eOphtha:How the early case of failed DCR can be taken up for revision procedure

Dr. Javed Ali:Good question! Well, how early I would take depends on the cause of the failure.2,5If there is a cicatricial closure of the ostium, it can be revised at a time mutually convenient for the patient and surgeon. However, if the failure is secondary to organizing granuloma threatening the ICO23 or an evolving canalicular issue, I would take them on a high priority.

eOphtha:Shifting from external DCR to Endoscopic DCR, What obstacles one should anticipate?

Dr. Javed Ali:Oh! Age-old question! I think the biggest obstacle is one's own mind. Every surgery has its learning curve and Endoscopic DCR is much easier than learning a cataract. I think if one is able to get a good teacher, learn good anatomy, and put in sincere efforts, it's easy to learn.24, 25The issue of cost is not any more important with the availability of several good Chinese and Indian brands. My papers on training and outcomes of less experienced surgeons would give you more insights.

eOphtha:In the COVID era, how to modify our dacryology practice, as there is a strong debate going on against the use of cautery, diamond burr, etc

Dr. Javed Ali:Good Question. COVID-19 era is an unprecedented one with serious risks to global health. While lock-down is good and important, an indefinite one is going to seriously affect the healthcare system, whose economic losses are usually ignored during times of pandemic. Hence, a safe, gradual resumption of services after lockdown needs well thought of strategies. As of now only real emergencies of Dacryology practice are being catered to with the use of full personal protective equipment. Yes, it's good to avoid powered instruments of any sort since they risk generating aerosols and enhance the virus transmission risk. A team of 16 experts from the country has brainstormed to come to certain guidelines for Oculoplasty practice, which I hope would be online by the time someone is reading this.26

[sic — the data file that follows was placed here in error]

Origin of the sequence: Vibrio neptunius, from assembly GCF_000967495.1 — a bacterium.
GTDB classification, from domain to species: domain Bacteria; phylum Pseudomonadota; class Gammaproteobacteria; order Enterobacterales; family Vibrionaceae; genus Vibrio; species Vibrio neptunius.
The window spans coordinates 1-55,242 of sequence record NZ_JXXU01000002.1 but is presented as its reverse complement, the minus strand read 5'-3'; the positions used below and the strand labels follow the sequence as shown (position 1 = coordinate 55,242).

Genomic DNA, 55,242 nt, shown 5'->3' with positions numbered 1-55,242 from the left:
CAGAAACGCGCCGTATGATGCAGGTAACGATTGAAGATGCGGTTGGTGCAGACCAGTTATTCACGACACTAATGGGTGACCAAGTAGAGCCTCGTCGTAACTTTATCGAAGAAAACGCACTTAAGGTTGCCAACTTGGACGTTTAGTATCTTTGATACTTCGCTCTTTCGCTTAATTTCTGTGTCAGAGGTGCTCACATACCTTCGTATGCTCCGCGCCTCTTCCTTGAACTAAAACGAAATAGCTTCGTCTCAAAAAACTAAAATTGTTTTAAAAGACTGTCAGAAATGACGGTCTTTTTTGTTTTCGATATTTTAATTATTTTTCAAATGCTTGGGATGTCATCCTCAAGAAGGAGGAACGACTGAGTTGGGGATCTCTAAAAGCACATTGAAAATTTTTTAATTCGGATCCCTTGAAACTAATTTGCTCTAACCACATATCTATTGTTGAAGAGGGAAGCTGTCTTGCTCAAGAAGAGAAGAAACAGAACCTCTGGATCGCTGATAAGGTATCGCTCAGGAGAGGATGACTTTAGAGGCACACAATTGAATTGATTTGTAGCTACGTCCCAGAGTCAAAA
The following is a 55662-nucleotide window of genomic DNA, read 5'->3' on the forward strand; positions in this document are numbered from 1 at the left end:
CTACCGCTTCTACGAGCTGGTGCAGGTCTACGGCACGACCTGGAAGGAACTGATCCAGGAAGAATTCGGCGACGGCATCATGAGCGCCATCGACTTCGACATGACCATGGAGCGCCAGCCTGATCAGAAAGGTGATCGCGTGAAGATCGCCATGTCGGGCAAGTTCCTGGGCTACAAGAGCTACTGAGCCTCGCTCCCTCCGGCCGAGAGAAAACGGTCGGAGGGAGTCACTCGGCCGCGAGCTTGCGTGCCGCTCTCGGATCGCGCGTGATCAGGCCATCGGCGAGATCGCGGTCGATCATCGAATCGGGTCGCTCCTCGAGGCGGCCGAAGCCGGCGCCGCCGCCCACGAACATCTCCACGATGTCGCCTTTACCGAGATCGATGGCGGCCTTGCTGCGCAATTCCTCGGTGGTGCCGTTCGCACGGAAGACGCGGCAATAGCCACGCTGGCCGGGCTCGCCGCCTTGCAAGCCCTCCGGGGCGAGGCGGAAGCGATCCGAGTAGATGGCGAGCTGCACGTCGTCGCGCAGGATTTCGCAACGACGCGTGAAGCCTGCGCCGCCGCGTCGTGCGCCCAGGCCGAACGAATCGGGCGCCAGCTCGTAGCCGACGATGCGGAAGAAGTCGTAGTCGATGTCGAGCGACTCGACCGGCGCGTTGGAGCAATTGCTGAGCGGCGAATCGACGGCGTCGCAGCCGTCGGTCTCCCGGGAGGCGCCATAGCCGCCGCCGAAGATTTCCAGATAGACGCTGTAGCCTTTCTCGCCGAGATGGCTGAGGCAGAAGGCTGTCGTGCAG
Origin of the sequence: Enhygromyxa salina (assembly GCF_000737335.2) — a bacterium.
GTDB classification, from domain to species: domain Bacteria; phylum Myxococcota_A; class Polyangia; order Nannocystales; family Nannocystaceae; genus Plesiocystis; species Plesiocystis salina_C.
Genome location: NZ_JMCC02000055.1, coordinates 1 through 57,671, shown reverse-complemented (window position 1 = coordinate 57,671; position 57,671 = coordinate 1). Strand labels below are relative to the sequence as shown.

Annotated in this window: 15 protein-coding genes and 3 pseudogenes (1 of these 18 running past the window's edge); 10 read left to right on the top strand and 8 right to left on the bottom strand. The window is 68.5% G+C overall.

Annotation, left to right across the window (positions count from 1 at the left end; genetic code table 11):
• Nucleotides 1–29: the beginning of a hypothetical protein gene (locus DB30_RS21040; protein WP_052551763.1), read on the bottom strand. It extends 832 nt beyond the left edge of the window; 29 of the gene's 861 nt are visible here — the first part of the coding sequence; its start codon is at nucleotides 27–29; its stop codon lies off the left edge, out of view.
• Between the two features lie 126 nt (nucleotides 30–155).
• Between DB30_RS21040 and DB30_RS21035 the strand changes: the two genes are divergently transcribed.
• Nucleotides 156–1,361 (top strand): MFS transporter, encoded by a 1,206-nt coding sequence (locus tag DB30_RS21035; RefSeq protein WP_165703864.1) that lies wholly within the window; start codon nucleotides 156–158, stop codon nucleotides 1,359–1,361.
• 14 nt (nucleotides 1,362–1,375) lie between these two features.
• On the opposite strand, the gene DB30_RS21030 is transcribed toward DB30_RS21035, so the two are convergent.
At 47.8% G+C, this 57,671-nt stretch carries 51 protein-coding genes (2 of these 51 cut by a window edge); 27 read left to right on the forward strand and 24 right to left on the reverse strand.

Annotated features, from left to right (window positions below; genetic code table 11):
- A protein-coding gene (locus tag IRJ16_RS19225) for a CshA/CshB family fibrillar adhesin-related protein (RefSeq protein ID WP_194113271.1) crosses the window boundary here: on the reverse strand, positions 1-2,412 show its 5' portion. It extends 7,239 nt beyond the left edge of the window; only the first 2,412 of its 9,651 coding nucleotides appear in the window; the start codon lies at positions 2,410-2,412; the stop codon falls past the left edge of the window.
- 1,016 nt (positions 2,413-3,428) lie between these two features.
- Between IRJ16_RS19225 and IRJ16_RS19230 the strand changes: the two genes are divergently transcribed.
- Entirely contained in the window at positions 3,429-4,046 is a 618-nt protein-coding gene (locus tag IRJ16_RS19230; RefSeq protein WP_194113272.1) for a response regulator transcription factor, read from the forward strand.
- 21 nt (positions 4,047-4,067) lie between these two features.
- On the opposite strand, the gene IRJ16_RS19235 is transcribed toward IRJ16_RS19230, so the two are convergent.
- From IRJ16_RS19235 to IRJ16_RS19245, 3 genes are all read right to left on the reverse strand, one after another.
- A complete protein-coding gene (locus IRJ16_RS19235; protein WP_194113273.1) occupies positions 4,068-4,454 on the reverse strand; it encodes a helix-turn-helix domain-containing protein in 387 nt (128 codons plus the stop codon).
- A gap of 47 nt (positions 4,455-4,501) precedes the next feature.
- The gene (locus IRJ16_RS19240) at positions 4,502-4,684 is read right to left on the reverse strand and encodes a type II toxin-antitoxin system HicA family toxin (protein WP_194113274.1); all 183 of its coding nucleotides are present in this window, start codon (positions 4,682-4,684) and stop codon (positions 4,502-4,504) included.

1. Dave TV, Mohammed FA, Ali MJ, Naik MN. Etiologic analysis of 100 anatomically failed dacryocystorhinostomies. Clin Ophthalmol 2016;10:1419-1422.
  2. Ali MJ, Psaltis AJ, Wormald PJ. Long-term outcomes in revision powered endoscopic dacryocystorhinostomy. Int Forum Allergy Rhinol 2014;4(12):1016-1019.
  3. Ali MJ, Psaltis AJ, Bassiouni A, Wormald PJ. Long term outcomes in primary powered endoscopic dacryocystorhinostomy. Br J Ophthalmol 2014;98(12):1678-1680.
  4. Li E, Yuen H, Ali MJ. Revising a failed dacryocystorhinostomy. In “Principles and Practice of Lacrimal Surgery”, 2nd edition, Ali MJ (ed). Springer, Singapore, 2018, pp 271-283.